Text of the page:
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Mercury Orbiter to Eye the Earth, Look for Moons

Art Credit: JHU/APL/NASA

NASA’s MErcury Surface, Space ENvironment, GEochemistry, and Ranging (MESSENGER) spacecraft will capture images of Earth on July 19 and 20.

The images on the second day will also include pictures of the Moon where all six of the Apollo landing sites will be illuminated, 44 years to the day after Apollo 11 landed on the Moon’s rocky surface.

On both days nearly half of the Earth, including all the Americas, Africa, and Europe, will be illuminated and facing MESSENGER that’s now orbiting the planet Mercury. Researchers on the project note, however, that the images taken will show two bright dots – the Earth and its Moon.

These images of Earth and the Moon are coincidental, taken as part of a search for natural satellites around Mercury. Of all the planets, only Venus and Mercury have no known moons.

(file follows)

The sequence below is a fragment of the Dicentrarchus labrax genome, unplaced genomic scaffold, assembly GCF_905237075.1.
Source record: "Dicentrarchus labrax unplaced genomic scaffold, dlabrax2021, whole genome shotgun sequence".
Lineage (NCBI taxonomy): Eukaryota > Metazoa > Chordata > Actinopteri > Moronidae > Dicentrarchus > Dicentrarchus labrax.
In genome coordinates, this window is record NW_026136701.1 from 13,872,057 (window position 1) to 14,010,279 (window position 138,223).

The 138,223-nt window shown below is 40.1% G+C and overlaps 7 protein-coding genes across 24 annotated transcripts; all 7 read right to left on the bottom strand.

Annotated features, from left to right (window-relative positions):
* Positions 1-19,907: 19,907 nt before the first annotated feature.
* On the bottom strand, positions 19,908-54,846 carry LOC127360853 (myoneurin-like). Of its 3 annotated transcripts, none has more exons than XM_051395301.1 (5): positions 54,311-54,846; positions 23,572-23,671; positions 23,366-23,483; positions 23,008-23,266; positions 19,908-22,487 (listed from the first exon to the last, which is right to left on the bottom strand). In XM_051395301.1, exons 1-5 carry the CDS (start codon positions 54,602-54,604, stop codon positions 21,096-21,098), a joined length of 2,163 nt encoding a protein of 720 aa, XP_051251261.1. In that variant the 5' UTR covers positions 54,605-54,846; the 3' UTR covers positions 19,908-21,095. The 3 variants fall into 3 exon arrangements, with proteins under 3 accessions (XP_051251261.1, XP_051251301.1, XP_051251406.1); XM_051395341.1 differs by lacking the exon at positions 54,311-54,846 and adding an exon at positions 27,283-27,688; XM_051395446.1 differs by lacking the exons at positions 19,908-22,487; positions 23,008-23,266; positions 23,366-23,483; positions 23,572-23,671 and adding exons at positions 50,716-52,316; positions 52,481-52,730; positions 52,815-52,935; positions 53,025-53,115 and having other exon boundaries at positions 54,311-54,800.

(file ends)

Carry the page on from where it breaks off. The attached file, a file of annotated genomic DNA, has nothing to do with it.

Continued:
Earth has one moon, and Mars has two. Jupiter and Saturn have dozens each; and even tiny Pluto – although not now considered a planet — is known to have five moons.

MESSENGER began orbiting Mercury in March 2011.

The Johns Hopkins University Applied Physics Laboratory built and operates the MESSENGER spacecraft and manages this Discovery-class mission for NASA.

Sean Solomon, the Director of Columbia University’s Lamont-Doherty Earth Observatory, leads the mission as Principal Investigator.

By Leonard David


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